More than 200 parents and students filled the auditorium at Parsippany Hills High School on Monday night for one of the freshman iPad meetings.
Ninth graders are getting iPads this school year and they pick them up at orientation on Sept. 4. As one of the requirements, parents have to attend one of the four iPad meetings.
Barry Haines, Supervisor of District Technology, started the meeting by asking students what they typically use their iPhones and iPads for. Answers ranged from social media and games to online shopping and texting.
“One of the goals of this program is to take it beyond social networking … and use it for educational reasons,” said Haines.
In June a superintendent’s letter was sent out about the iPads for 2013 freshmen. There are three things that families have to do for their student to get an iPad on Sept. 4:
- Attend a meeting
- Sign the iPad user agreement— Parents need to go to Genesis and log in, go to forms to find the iPad Student Agreement
- Sign the 9th grade acceptable use policy—CIPA (children internet protection act).
Here’s a look at some of the items in the iPad user agreement:
- iPads are the sole property of the district and students should not lend it to anybody.
- Students will also get a charger for the iPad and a sturdy case. If lost, the charger will not be replaced, unless there’s an issue due to faulty manufacturing.
- iPads need to be fully charged before brought to school each day.
- The device should not be left unattended, left in extremely hot places, hacked, repaired, disassembled or subverted.
Ninth graders get iPads for all four years.
“We will take them back in the summer time, we’ll clean it up and give it back in September, but we can’t guarantee that it will be the same one,” said Haines. “At the end of four years if you’d like to buy it, the superintendent has said that you can buy it for $1, but I’m not sure anyone will want a 4-year old device.”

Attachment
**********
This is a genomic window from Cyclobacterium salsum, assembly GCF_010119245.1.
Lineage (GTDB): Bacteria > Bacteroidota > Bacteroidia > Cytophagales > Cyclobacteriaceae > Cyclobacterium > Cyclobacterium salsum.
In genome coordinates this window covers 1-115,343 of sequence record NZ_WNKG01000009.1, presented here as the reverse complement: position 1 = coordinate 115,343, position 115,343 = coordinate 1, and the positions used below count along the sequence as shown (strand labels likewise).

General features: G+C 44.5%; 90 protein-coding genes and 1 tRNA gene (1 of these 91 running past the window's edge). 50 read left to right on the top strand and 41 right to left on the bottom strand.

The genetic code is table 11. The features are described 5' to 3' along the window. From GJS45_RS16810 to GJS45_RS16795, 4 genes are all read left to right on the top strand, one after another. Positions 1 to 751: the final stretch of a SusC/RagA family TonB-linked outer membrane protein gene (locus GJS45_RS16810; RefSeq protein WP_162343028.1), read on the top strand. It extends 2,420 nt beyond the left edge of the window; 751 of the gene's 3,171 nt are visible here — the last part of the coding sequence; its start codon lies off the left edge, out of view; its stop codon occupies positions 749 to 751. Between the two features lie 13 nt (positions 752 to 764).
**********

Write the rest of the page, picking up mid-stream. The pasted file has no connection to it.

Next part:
One of the reasons behind the iPad initiative is because New Jersey is rolling out the new “Partnership for Assessment of Readiness for College and Careers,” or PARCC exam, in the fall of 2014.
“For the PARCC exam, students will have to take it on a digital device,” said Haines. Because grades 10-12 will not be provided an iPad, those students will still “be taught skills that will help them with PARCC digital testing.”
Haines said that students may use their own personal iPads instead. He added that the school will provide parents with the specs of the iPad they’re using if families want to buy students the same iPad the other students will be using, but it’s fine if students use an older model.
If a student uses their own iPad, “we will load it up with the apps and software that we’re using.”
In the Classroom
Some of the apps students will be using include Notability, keynote, page, notes, Google drive and email. Later, apps such as iMovie and digital textbooks will be added.
“Students are already ahead of us and have worked with the cloud,” said Haines. All iPads are backed up to the cloud. Michael Wilson, Network Manager and Diane Schiller, Manager of Technical Support were also on hand to answer questions. They suggested that students can also back up hardware by syncing it to a home computer.
“We want to show that those same activities and skills you use for social networking, we want to bring those same skills into the classroom for group collaborative projects,” said Haines.
The iPads can only be used for approved educational purposes and apps, such as Google documents, Google chat, Google hang outs and other collaborative websites.
“Books aren’t going away. They’re still part of the process (of learning),” said Haines, adding later in the presentation that “we’re trying to a couple pilots and in a couple classes (or subject areas), we’re trying to adopt online textbooks.”
There are printing capabilities on the iPad but a student can only print out of school.
“Within the district, we are not enabling printing capabilities because that’s one of the costs that we hope to recover in 2-3 years and reduce printing, just like in 3-5 years, reduce (the costs) of textbooks,” he said.
Haines also suggested for students to save documents to Google Docs and open it at the library and print them there.
In this article, Patch looks at the policies related to the iPad, which includes privacy, insurance, theft, loss and damages. Check back with Patch later for reactions from parents and students on the new iPad initiative.